And if you're making an effort to actively fight oppression, it feels even worse - like you're trying your best, but people are still accusing you of doing something wrong.
But having privilege isn't about deliberately demanding something - it's just about the circumstances of your life that give you benefits you never asked for.
For instance, I have privilege as a temporarily able-bodied person. I don't want to live in a world where I get accommodations that disabled people don't have access to, but the truth is that I do.
That's not my fault. But I recognize that I benefit from it and I should do something about it, because everyone deserves access to basic resources.
Besides, taking this system of discrimination personally, as if it's just about something I'm doing wrong, would distract from the real point of talking about privilege: taking down oppression.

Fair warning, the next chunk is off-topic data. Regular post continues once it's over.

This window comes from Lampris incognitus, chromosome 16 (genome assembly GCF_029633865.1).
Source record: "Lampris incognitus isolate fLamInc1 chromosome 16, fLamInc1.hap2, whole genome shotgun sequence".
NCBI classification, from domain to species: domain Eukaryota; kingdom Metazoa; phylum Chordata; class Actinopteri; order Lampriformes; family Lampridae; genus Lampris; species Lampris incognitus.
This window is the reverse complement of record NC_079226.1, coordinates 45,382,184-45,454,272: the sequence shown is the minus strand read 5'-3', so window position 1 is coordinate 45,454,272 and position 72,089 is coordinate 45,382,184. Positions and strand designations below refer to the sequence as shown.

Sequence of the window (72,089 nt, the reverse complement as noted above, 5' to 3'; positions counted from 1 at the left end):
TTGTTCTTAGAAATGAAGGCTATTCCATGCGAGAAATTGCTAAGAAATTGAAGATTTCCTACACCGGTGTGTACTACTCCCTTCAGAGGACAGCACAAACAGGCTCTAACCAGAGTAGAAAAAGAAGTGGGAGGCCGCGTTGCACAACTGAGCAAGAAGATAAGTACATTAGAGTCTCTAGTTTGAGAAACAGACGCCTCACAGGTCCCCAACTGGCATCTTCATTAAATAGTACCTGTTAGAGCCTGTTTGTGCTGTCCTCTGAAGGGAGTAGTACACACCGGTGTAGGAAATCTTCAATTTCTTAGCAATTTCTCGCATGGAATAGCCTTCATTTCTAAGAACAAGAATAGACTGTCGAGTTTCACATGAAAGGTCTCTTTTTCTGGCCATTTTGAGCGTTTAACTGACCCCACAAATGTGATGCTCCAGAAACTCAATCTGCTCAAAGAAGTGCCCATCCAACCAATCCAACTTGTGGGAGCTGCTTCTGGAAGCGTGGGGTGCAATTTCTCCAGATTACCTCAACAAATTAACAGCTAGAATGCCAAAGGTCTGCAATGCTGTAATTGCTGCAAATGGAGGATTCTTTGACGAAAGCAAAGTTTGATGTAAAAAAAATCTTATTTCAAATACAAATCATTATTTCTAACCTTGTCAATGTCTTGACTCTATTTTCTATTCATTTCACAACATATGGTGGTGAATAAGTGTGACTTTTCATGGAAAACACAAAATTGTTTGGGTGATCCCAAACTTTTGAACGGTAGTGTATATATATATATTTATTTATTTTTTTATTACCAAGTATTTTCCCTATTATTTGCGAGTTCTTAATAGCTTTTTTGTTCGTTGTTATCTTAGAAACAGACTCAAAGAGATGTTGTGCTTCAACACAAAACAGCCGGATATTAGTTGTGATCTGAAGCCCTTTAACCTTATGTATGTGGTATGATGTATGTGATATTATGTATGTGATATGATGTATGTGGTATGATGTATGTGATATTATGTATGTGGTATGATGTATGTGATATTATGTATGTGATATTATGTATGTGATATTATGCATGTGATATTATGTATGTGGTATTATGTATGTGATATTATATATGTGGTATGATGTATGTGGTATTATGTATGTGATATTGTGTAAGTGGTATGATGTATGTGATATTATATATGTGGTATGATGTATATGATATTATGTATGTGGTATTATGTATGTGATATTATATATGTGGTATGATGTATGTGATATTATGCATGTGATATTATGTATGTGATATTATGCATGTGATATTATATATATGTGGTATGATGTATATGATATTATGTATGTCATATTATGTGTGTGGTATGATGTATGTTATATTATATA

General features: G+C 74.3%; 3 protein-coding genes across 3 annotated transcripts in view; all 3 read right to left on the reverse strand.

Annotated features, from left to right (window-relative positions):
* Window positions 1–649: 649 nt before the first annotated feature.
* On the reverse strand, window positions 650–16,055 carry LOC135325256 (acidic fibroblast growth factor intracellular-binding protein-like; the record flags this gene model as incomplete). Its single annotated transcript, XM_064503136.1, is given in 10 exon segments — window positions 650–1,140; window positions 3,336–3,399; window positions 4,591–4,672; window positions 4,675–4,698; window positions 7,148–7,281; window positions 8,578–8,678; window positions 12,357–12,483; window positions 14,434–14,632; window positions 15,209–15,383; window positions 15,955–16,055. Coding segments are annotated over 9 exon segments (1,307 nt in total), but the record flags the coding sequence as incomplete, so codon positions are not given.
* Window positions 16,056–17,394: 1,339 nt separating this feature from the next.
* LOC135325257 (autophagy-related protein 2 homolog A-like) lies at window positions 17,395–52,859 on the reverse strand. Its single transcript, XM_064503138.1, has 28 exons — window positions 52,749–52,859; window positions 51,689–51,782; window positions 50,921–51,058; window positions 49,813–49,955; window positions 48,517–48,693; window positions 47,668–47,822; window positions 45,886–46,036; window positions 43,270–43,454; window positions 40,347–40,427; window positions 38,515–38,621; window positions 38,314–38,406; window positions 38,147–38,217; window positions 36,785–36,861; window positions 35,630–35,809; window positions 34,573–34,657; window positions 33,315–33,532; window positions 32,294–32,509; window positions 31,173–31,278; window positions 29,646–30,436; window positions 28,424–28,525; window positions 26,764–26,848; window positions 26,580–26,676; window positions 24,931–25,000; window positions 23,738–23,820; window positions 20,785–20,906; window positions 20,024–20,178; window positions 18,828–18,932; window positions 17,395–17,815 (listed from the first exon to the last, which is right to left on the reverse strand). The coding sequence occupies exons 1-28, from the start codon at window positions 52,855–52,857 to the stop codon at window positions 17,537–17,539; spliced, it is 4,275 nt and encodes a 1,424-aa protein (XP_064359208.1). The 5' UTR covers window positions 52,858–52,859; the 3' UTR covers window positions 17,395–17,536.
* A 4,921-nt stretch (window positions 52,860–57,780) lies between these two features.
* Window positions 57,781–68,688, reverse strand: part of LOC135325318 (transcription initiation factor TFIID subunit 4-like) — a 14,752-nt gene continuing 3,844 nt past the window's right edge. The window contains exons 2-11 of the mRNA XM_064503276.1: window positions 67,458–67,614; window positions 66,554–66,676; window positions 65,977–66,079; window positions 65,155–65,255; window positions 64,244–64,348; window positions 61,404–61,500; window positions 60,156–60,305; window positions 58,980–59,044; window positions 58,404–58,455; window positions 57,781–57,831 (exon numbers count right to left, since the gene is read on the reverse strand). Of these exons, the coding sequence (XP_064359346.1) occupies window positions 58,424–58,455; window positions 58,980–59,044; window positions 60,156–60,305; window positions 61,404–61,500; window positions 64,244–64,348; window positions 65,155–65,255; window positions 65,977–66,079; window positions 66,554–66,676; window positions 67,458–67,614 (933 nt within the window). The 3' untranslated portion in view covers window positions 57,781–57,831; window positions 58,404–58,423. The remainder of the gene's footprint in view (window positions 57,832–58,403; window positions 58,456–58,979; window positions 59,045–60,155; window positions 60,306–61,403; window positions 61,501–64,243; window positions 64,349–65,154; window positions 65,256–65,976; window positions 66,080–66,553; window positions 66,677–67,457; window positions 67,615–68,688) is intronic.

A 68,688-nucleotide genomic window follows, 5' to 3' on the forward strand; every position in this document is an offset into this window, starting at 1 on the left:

To be a supportive ally, I can't just focus all the attention on my own guilt - I have to help center the voices of disabled people who spread knowledge about how people like me can do better. Their liberation is what disability rights are all about.2. Having Privilege Means There's a Whole System at Work
Privilege is not about individuals being bad people, but it is about entire systems that favor some groups and put down others.
These systems - like ableism, white supremacy, and classism - get structural support from laws, the media, and policies that affect our lives every day. Most of us aren't taught that these systems are such an influential part of how the world works.
We learn that everyone can work hard to earn rewards, pull themselves up by their bootstraps to gain wealth, and be a decent person to get respect.
So finding out that your privilege gives you a head start in achieving these things can be shocking - it challenges what you've always thought to be true.
That's why, to a certain extent, it makes sense that you haven't always been aware of your privilege, and even that it's hard to get used to the idea of having it."